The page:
Who is/was the toughest cornerback you have faced?
Mark Duper: “Raymond Clayborn of the New England Patriots had a knack for anticipating the routes and jumping the routes and getting his hands on the ball and just making it tough on me to get open.”
Who sets/set the bar at your position?
Gibson: “There’s a bunch of them. There’s Calvin Johnson, Larry Fitzgerald, Andre Johnson, A.J. Green and Brandon Marshall. Those guys I think are at the top of their game at their sport and kind of set the standard.”
Duper: “It would have to be Jerry Rice, though he did have a ton of balls thrown his way by Joe Montana, which allowed him to put up the types of numbers Mark Clayton and I strived for. His route running and his ability to catch the ball and make plays after the catch really set the bar.”
Which player did you admire growing up?
Gibson: “Jerry Rice, Michael Irvin, Eric Metcalf and Emmitt Smith. Those are the guys I liked to watch when I was younger.”
Duper: “I grew up a Dallas Cowboys fan, so old double-zero, “Bullet” Bob Hayes, was the guy I looked up to because of his Olympic speed and ability to get open on the deep ball and stretch the field.”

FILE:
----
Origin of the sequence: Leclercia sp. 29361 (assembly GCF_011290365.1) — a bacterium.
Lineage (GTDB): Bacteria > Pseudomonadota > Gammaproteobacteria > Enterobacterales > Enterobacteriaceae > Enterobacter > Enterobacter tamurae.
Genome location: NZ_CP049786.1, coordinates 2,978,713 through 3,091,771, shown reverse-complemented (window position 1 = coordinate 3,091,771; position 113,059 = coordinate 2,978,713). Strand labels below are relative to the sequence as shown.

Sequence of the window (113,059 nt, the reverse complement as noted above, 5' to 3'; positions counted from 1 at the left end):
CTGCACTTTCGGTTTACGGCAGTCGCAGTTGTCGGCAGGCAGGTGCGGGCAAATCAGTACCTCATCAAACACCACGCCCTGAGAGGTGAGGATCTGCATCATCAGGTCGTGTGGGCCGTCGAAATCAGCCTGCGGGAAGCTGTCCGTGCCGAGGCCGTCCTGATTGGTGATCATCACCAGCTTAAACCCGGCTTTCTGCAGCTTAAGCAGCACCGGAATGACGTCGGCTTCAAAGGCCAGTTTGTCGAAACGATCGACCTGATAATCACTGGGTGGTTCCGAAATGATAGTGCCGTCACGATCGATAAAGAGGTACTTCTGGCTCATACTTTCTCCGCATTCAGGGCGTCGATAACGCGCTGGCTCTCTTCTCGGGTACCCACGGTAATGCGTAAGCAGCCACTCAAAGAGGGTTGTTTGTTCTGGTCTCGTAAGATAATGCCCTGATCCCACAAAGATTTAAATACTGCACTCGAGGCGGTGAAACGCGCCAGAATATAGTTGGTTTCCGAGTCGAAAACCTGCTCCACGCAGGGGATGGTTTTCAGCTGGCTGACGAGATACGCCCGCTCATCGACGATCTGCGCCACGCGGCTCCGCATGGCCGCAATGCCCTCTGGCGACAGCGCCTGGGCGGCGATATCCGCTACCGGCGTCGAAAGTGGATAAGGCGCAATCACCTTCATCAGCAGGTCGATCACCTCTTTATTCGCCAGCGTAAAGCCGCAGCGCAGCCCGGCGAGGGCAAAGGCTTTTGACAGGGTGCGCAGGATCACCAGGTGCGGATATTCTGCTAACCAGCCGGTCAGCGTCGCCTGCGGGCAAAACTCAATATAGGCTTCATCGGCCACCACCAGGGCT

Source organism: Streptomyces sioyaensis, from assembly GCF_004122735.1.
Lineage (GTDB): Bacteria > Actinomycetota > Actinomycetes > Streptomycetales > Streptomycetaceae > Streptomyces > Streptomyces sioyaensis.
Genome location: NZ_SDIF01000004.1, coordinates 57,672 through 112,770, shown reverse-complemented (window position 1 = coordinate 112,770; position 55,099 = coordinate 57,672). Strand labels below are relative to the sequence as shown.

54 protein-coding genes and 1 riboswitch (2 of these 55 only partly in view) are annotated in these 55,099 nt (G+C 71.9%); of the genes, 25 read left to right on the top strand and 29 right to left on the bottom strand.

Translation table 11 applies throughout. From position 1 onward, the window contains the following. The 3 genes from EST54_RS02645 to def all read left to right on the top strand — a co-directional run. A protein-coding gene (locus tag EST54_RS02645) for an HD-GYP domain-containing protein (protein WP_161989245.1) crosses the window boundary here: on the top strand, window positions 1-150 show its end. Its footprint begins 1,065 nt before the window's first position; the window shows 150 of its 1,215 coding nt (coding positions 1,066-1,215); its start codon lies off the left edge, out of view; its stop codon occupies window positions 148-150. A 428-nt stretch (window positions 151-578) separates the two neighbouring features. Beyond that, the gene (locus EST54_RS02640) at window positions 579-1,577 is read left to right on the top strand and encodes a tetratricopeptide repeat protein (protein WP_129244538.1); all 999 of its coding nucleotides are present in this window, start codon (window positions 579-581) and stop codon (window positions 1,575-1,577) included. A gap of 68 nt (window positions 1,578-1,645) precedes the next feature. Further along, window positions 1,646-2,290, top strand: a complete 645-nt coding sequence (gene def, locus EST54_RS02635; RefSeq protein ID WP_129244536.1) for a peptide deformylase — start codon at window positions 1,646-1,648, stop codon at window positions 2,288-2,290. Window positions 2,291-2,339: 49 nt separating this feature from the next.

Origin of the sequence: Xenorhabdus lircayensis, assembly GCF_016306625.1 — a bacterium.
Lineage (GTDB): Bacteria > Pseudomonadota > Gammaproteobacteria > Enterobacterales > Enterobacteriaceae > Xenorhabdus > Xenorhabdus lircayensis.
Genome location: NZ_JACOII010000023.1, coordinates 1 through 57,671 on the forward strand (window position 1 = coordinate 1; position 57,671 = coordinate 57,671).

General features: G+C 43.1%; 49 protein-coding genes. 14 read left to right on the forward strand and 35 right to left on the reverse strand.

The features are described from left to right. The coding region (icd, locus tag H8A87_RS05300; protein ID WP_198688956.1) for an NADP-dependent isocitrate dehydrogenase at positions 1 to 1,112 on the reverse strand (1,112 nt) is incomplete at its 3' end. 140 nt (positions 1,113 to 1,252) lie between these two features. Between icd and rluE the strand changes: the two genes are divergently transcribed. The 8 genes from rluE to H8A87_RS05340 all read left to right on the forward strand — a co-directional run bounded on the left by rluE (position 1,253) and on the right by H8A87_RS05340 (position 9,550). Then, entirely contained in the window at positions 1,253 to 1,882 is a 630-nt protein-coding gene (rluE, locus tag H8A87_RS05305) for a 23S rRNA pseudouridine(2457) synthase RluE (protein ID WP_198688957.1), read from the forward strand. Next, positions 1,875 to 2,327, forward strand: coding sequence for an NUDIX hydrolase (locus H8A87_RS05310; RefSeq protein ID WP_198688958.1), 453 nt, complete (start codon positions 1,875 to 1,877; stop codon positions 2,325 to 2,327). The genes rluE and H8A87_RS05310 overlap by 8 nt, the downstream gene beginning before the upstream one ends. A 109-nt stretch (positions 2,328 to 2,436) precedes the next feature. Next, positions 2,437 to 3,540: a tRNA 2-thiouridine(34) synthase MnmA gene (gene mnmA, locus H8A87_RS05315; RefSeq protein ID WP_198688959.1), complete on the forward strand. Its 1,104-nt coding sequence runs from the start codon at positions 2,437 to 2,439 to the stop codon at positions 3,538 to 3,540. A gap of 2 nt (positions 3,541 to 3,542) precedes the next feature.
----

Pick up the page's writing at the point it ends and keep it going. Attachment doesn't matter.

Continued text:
What has been/was the most memorable moment of your career?
Gibson: “It’s probably my game-winner against Buffalo in 2012 with St. Louis because of the situation and the actual play. There was less than a minute left (48 seconds) and we were down 13-7 and I had to leave my feet in the end zone to make the catch.”
Duper: “There are a bunch of them, but I’d have to say the catch I made against the Rams that went to overtime (Dec. 14, 1986, a 37-31 victory). We got the ball and Dan (Marino) threw it up in the end zone behind the cornerback and I didn’t get my hands up until the ball was right in the back of his head and I snatched it up over his head and came up with it in the end zone (for a 20-yard TD reception).”
Which coach had the biggest influence on your playing career?
Gibson: “My college position coach (Michael Levenseller) and my high school basketball coach (Rod Iverson). Those two taught me a lot and I think really made me a tougher athlete and a better person.”
Duper: “Obviously, it’s Coach Shula because he took a chance on me by going into the backwoods and pulling me out of the woodwork, so to speak. I was a track guy who hadn’t played a lot of football but he saw something in me and was responsible for the career that I had.”